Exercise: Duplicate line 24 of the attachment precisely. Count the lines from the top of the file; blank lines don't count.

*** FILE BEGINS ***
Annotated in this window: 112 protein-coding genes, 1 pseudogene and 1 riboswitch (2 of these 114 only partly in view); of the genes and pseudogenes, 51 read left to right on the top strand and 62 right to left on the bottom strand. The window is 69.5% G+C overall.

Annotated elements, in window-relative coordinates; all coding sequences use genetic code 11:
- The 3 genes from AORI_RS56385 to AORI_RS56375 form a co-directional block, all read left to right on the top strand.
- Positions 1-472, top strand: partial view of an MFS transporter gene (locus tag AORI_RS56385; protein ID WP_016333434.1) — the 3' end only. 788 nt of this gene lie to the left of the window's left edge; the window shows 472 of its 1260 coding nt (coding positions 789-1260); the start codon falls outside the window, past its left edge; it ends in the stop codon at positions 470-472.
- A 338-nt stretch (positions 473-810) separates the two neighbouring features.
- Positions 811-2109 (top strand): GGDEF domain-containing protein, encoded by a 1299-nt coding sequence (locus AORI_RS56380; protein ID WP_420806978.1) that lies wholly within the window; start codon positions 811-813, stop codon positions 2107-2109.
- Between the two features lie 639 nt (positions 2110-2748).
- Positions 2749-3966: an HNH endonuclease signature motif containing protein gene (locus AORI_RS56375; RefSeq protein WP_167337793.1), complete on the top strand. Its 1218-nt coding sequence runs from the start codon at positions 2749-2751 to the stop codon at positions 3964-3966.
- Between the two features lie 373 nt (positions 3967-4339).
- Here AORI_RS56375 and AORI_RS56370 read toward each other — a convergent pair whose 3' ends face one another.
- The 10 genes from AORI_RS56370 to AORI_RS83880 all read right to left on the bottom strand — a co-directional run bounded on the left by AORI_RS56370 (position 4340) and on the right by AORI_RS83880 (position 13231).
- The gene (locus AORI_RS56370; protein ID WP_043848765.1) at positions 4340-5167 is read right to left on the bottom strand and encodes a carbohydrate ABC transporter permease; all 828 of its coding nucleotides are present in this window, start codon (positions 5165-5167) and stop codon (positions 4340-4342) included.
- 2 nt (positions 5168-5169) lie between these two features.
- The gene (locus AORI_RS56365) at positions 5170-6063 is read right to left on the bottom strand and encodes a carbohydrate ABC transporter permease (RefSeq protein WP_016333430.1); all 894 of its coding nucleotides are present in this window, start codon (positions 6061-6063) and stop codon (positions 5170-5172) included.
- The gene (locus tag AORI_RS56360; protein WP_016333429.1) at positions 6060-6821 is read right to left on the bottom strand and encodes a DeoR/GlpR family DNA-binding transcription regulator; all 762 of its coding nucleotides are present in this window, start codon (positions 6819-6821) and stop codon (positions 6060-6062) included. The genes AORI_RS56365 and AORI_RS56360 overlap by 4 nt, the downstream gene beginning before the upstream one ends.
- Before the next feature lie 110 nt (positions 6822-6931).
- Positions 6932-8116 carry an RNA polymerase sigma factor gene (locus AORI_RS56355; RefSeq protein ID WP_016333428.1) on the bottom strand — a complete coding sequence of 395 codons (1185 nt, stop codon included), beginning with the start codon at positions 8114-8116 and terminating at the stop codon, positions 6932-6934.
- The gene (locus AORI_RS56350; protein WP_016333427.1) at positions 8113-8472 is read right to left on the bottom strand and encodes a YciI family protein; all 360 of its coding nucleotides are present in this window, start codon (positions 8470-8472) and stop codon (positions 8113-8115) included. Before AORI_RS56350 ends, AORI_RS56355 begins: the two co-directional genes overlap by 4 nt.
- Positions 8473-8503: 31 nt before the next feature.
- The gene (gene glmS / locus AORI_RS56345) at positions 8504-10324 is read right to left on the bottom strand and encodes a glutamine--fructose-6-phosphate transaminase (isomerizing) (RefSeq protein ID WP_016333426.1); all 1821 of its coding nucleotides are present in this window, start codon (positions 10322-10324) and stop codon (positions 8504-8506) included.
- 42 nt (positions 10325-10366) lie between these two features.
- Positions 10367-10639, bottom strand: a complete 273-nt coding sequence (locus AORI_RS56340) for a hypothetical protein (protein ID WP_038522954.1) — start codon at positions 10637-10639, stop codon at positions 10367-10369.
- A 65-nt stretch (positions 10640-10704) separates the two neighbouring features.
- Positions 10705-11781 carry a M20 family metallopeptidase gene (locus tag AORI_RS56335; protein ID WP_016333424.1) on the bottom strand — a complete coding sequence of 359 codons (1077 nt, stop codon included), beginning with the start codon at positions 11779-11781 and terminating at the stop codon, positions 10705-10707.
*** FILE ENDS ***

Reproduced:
- Positions 10705-11781 carry a M20 family metallopeptidase gene (locus tag AORI_RS56335; protein ID WP_016333424.1) on the bottom strand — a complete coding sequence of 359 codons (1077 nt, stop codon included), beginning with the start codon at positions 11779-11781 and terminating at the stop codon, positions 10705-10707.